In today’s ever-changing and unpredictable world, the importance of hiring and developing strong upper-level managers and resilient C-suite executives has never been greater. Organizations have witnessed a rising need for leadership teams to face tough challenges head-on. But finding, assessing, and recruiting top-performing talent at this high level can be a challenge.

If your organization is interested in outsourcing your leadership hiring needs to an executive search provider, do you understand the difference between contingent and retained executive search? If not, allow me to explain each search model to help you determine the type that best aligns with your organizational hiring needs and budget.

What is contingent search?

The contingent search model is primarily used to fill niche, hard-to-fill individual contributor roles up to mid-tier management positions typically below the Director or VP level. It is common for an organization to engage with several contingent search firms, each of which will submit multiple candidate resumes for client consideration in an attempt to fill the position as quickly as possible. In addition, since contingent firms engage in a non-exclusive relationship with clients, their recruiters often promote the same candidate to multiple clients—some of whom may be your direct competitors. Clients who respond with interest and make a quick decision often end up with the best candidates.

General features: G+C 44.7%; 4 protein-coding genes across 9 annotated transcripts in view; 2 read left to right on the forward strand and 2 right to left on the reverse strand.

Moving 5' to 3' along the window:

Benefits of using a contingent search firm:  

  • The goal of each contingent recruiting firm is to rapidly generate multiple prospects that meet the minimum qualifications for each role. They focus on vetting to ensure that the candidate’s skills, experience, and compensation match while relying heavily on job postings to attract candidates that are currently active in the job market.
  • These firms tend to charge a lesser fee than the retained search model. They also often don’t have time to target specific employers to engage with passive job candidates, nor do they have the resources to vet them at length. Therefore, the employer assumes more of the responsibility, along with the workload, for assessing a candidate’s skill level and organizational alignment.